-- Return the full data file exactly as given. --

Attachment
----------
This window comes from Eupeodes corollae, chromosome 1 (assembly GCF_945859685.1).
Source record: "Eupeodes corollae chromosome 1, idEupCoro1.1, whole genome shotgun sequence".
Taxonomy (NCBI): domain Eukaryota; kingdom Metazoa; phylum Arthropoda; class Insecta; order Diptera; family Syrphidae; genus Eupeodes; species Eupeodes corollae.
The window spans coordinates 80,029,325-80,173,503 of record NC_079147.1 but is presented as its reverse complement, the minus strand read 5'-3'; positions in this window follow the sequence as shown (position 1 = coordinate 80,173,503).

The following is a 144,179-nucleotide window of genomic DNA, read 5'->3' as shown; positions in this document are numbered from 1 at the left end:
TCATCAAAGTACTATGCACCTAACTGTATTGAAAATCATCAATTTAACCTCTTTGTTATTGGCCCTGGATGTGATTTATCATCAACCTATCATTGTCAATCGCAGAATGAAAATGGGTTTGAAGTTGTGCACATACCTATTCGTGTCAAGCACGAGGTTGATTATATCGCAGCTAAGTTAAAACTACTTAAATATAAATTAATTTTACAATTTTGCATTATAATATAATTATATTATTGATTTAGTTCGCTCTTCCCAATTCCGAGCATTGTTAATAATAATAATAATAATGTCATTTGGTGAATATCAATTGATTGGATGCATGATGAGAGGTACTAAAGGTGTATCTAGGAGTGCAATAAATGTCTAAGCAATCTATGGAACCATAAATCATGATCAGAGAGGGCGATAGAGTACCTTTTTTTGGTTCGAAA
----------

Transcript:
This window comes from Eupeodes corollae, chromosome 1 (assembly GCF_945859685.1).
Source record: "Eupeodes corollae chromosome 1, idEupCoro1.1, whole genome shotgun sequence".
Taxonomy (NCBI): domain Eukaryota; kingdom Metazoa; phylum Arthropoda; class Insecta; order Diptera; family Syrphidae; genus Eupeodes; species Eupeodes corollae.
The window spans coordinates 80,029,325-80,173,503 of record NC_079147.1 but is presented as its reverse complement, the minus strand read 5'-3'; positions in this window follow the sequence as shown (position 1 = coordinate 80,173,503).

The following is a 144,179-nucleotide window of genomic DNA, read 5'->3' as shown; positions in this document are numbered from 1 at the left end:
TCATCAAAGTACTATGCACCTAACTGTATTGAAAATCATCAATTTAACCTCTTTGTTATTGGCCCTGGATGTGATTTATCATCAACCTATCATTGTCAATCGCAGAATGAAAATGGGTTTGAAGTTGTGCACATACCTATTCGTGTCAAGCACGAGGTTGATTATATCGCAGCTAAGTTAAAACTACTTAAATATAAATTAATTTTACAATTTTGCATTATAATATAATTATATTATTGATTTAGTTCGCTCTTCCCAATTCCGAGCATTGTTAATAATAATAATAATAATGTCATTTGGTGAATATCAATTGATTGGATGCATGATGAGAGGTACTAAAGGTGTATCTAGGAGTGCAATAAATGTCTAAGCAATCTATGGAACCATAAATCATGATCAGAGAGGGCGATAGAGTACCTTTTTTTGGTTCGAAA